Are We Really Building a ‘Sustainable’ Toronto?

It may look like one city, but scholars argue that Toronto is really ‘three cities’ built on income disparities.

As a recent transplant to Toronto, I’m often asked by those from my home town where in the city I moved to. When I give them the neighbourhood’s name, their brows furrow quizzically, so I usually have to supplement my answer with, “I live off of Jane Street.” To Torontonians, this might mean Bloor West Village or the Junction. To those from out of town the reaction is always the same: “Do you live at Jane and Finch?!” The answer being no, I’ve noted how many people relate Jane Street (which according to Google Maps is almost 45 kms long) to this one very specific neighbourhood.

In his latest blog post, my colleague Andrzej makes the case that the third pillar of sustainability – the social pillar – is often overlooked in city planning. Andrzej states that, “Social sustainability involves complex issues, such as equity, social inclusion, liveability and health.  And, increasingly, the extent to which governments fulfill these critical components of sustainability will have considerable implications on the long-term health and vitality of communities and citizens.”

It comes as no surprise to most Torontonians that over the past thirty years, the gap between the rich and the poor in the city has been widening. Researchers at the University of Toronto’s Cities Centre have categorized this gap by defining the city as not one unit, but as three separate cities:

  1. The First City – The rich
  2. The Second City – The middle class
  3. The Third City – The poor

According to Simon Black’s Toronto Star article, “Unsung heroes of the Third City,” these definitions not only encompass a specific income set (or geography such as Rosedale or Jane and Finch), but they can also be, “understood as an urban condition: a set of experiences that together amount to the exclusion from the full political, economic and cultural life of our city.” In other words: this is an example of what happens when the third pillar of sustainability is overlooked.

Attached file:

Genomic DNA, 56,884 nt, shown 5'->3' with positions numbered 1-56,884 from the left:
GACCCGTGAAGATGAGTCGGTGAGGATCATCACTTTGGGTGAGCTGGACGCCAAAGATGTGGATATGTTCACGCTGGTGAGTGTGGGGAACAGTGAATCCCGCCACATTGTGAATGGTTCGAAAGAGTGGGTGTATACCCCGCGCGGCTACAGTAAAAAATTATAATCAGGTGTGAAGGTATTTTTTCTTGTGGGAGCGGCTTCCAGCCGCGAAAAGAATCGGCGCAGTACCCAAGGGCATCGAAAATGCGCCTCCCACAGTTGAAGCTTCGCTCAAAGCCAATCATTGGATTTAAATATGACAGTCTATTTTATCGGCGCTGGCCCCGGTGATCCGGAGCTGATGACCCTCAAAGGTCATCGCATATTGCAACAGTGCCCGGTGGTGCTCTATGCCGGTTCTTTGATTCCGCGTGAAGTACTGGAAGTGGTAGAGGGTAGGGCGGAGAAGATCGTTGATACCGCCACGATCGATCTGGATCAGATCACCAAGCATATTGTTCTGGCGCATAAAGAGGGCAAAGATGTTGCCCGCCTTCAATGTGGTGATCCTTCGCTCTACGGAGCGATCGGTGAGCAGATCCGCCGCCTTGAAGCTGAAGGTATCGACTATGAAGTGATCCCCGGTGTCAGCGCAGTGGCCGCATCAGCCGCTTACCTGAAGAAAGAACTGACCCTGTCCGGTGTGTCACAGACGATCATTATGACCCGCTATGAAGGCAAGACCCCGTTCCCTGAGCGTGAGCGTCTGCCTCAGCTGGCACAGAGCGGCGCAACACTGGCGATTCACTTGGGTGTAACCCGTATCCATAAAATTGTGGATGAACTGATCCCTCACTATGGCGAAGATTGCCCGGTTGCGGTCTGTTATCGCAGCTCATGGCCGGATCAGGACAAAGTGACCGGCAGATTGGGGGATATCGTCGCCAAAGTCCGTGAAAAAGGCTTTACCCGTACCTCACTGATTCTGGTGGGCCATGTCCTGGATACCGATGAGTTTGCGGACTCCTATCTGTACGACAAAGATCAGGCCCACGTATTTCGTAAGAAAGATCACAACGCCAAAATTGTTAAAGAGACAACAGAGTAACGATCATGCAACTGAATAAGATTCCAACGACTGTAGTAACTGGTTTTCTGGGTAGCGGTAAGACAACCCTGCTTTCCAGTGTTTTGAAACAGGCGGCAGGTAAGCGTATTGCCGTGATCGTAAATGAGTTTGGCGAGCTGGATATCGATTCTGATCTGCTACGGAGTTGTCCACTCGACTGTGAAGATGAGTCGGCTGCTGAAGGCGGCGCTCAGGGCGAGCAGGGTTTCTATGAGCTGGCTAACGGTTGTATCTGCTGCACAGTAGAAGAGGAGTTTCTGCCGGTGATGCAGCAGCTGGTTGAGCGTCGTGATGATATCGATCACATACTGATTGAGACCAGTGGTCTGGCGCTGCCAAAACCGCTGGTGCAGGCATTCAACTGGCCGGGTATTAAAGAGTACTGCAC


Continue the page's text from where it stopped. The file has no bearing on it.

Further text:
In a recent issue of Toronto Life magazine, the widening gap between the rich and the poor was deconstructed using the ‘one percent’ as defined by the Occupy Movement. The premise was that even those making $196,000 per year in Toronto are living modestly. If the the city’s upper crust are seeing a widening gap in their incomes, what does that mean for our poorest communities?

What it means is, “having to choose between feeding the kids and paying the rent…it is being denied a job because of your accent, the colour of your skin, or your postal code…it is being denied access to channels of political influence for lack of resources and excluded from civic debates.” (Black, 2011) With budget cuts on Rob Ford’s 2012 agenda, the threat to the social pillar of sustainability is all the more real, and urgent.

At a press conference on January 8, 2012, health care workers asked city councillors to visit Toronto’s poorest communities in order to understand the implications that budget cuts might have on the overall health of these neighbourhoods before voting whether to cut funding for services like transportation and recreation. The leaders of many of the city’s non-profit organizations already state that their budgets are inadequate to deal with the issues facing the Third City.

With so much stress being put on the term ‘sustainability’ in urban planning, community development and in politics, we’ve got to start challenging whether this is actually a value being held by our cities, municipalities and the Province of Ontario, or whether it’s simply lip-service. Can we really work toward a vision of sustainability when we ignore the social pillar? How can planners, engineers and economic developers advocate on behalf of the Third City? Is it our responsibility to do so?


Black, S. (2011, December 22). Unsung heroes of the Third City. Toronto Star. Retrieved from–unsung-heroes-of-the-third-city#.TvSldV1e6RO.twitter

Hulchanski, J.D. (2007). The three cities within Toronto: Income polarization among Toronto’s Neighbourhoods, 1970-2005. Retrieved from

McArthur, G. (2012, January 8). Health care workers plead for services. Globe and Mail. Retrieved from

Occupy movement. (n.d.). In Wikipedia. Retrieved from

Schreyer, A. (2012, January 13). The forgotten third pillar of sustainability. [Blog post]. Retrieved from

Bryna Jones is the Director of  Communications at Hardy Stevenson and Associates Limited, and a member of theInternational Association of Business Communicators. Bryna’s  project experience includes communications and marketing planning, advocacy campaign development, social media strategy, government relations, and project management. She also has considerable experience in copy writing and public speaking.

About Hardy Stevenson and Associates Limited

Hardy Stevenson and Associates Limited (HSAL) is a multidisciplinary strategic planning and public affairs consultancy, focused on environmental and land use planning, stakeholder relations (including communications, facilitation, public consultation and engagement), socio-economic impact assessment, communications, engineering and related services. We have the expertise to predict and decipher technical and public policy issues, and significant experience mitigating them, building consensus and attaining even the most complex approvals. For more information, visit
This entry was posted in Sustainability and tagged , , , , , , . Bookmark the permalink.